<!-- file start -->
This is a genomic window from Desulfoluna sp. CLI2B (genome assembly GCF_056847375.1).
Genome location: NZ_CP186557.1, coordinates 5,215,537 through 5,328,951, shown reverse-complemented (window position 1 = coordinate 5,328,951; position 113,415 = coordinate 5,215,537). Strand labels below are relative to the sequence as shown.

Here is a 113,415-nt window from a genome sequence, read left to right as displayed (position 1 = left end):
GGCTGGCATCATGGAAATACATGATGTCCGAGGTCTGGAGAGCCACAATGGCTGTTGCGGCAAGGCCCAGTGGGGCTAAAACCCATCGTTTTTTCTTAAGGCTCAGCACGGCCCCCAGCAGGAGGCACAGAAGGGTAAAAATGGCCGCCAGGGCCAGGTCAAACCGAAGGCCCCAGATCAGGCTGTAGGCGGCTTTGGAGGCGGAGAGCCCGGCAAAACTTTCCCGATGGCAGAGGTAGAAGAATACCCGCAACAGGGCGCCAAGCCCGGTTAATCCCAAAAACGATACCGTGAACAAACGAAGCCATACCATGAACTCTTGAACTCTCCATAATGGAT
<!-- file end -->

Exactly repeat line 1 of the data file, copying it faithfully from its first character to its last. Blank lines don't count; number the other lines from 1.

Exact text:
This is a genomic window from Desulfoluna sp. CLI2B (genome assembly GCF_056847375.1).